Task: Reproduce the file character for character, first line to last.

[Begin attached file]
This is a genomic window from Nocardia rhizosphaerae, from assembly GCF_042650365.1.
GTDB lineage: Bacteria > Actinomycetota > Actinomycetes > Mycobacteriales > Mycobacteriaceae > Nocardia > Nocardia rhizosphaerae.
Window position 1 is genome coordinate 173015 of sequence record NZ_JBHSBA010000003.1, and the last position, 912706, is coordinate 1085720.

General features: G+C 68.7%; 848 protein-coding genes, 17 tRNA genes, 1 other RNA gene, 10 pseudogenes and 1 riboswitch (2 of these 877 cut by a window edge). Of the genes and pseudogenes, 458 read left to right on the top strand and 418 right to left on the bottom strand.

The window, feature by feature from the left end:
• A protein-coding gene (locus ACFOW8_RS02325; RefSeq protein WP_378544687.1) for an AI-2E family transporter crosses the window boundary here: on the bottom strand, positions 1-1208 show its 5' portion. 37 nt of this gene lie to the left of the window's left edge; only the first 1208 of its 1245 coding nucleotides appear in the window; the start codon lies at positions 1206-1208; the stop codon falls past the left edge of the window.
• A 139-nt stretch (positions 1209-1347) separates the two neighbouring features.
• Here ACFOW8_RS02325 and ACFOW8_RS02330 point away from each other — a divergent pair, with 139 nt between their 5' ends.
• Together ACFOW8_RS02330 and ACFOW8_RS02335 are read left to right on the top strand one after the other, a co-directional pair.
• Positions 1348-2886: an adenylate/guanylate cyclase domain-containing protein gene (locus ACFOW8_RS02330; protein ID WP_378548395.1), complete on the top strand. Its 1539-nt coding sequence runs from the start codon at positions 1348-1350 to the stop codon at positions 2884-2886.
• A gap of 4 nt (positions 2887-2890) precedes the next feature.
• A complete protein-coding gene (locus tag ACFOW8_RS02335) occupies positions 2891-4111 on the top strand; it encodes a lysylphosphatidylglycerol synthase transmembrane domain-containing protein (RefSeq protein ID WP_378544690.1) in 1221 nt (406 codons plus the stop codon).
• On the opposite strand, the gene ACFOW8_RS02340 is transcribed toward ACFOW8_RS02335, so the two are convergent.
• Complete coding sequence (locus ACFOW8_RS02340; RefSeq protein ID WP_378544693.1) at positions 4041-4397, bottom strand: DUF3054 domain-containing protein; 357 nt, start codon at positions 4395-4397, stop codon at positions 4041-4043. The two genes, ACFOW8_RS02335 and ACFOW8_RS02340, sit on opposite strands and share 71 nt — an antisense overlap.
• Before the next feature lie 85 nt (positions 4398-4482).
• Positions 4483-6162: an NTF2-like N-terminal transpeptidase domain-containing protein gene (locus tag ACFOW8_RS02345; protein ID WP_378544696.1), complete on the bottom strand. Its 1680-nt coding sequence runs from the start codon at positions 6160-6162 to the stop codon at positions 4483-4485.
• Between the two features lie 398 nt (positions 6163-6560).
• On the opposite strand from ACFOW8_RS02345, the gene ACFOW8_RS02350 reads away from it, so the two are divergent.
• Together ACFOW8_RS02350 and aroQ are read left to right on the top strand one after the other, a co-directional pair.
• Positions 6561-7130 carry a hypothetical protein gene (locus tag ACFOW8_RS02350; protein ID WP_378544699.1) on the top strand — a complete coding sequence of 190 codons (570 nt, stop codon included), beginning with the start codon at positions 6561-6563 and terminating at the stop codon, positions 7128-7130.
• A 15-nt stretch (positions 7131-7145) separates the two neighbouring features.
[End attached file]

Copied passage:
This is a genomic window from Nocardia rhizosphaerae, from assembly GCF_042650365.1.
GTDB lineage: Bacteria > Actinomycetota > Actinomycetes > Mycobacteriales > Mycobacteriaceae > Nocardia > Nocardia rhizosphaerae.
Window position 1 is genome coordinate 173015 of sequence record NZ_JBHSBA010000003.1, and the last position, 912706, is coordinate 1085720.

General features: G+C 68.7%; 848 protein-coding genes, 17 tRNA genes, 1 other RNA gene, 10 pseudogenes and 1 riboswitch (2 of these 877 cut by a window edge). Of the genes and pseudogenes, 458 read left to right on the top strand and 418 right to left on the bottom strand.

The window, feature by feature from the left end:
• A protein-coding gene (locus ACFOW8_RS02325; RefSeq protein WP_378544687.1) for an AI-2E family transporter crosses the window boundary here: on the bottom strand, positions 1-1208 show its 5' portion. 37 nt of this gene lie to the left of the window's left edge; only the first 1208 of its 1245 coding nucleotides appear in the window; the start codon lies at positions 1206-1208; the stop codon falls past the left edge of the window.
• A 139-nt stretch (positions 1209-1347) separates the two neighbouring features.
• Here ACFOW8_RS02325 and ACFOW8_RS02330 point away from each other — a divergent pair, with 139 nt between their 5' ends.
• Together ACFOW8_RS02330 and ACFOW8_RS02335 are read left to right on the top strand one after the other, a co-directional pair.
• Positions 1348-2886: an adenylate/guanylate cyclase domain-containing protein gene (locus ACFOW8_RS02330; protein ID WP_378548395.1), complete on the top strand. Its 1539-nt coding sequence runs from the start codon at positions 1348-1350 to the stop codon at positions 2884-2886.
• A gap of 4 nt (positions 2887-2890) precedes the next feature.
• A complete protein-coding gene (locus tag ACFOW8_RS02335) occupies positions 2891-4111 on the top strand; it encodes a lysylphosphatidylglycerol synthase transmembrane domain-containing protein (RefSeq protein ID WP_378544690.1) in 1221 nt (406 codons plus the stop codon).
• On the opposite strand, the gene ACFOW8_RS02340 is transcribed toward ACFOW8_RS02335, so the two are convergent.
• Complete coding sequence (locus ACFOW8_RS02340; RefSeq protein ID WP_378544693.1) at positions 4041-4397, bottom strand: DUF3054 domain-containing protein; 357 nt, start codon at positions 4395-4397, stop codon at positions 4041-4043. The two genes, ACFOW8_RS02335 and ACFOW8_RS02340, sit on opposite strands and share 71 nt — an antisense overlap.
• Before the next feature lie 85 nt (positions 4398-4482).
• Positions 4483-6162: an NTF2-like N-terminal transpeptidase domain-containing protein gene (locus tag ACFOW8_RS02345; protein ID WP_378544696.1), complete on the bottom strand. Its 1680-nt coding sequence runs from the start codon at positions 6160-6162 to the stop codon at positions 4483-4485.
• Between the two features lie 398 nt (positions 6163-6560).
• On the opposite strand from ACFOW8_RS02345, the gene ACFOW8_RS02350 reads away from it, so the two are divergent.
• Together ACFOW8_RS02350 and aroQ are read left to right on the top strand one after the other, a co-directional pair.
• Positions 6561-7130 carry a hypothetical protein gene (locus tag ACFOW8_RS02350; protein ID WP_378544699.1) on the top strand — a complete coding sequence of 190 codons (570 nt, stop codon included), beginning with the start codon at positions 6561-6563 and terminating at the stop codon, positions 7128-7130.
• A 15-nt stretch (positions 7131-7145) separates the two neighbouring features.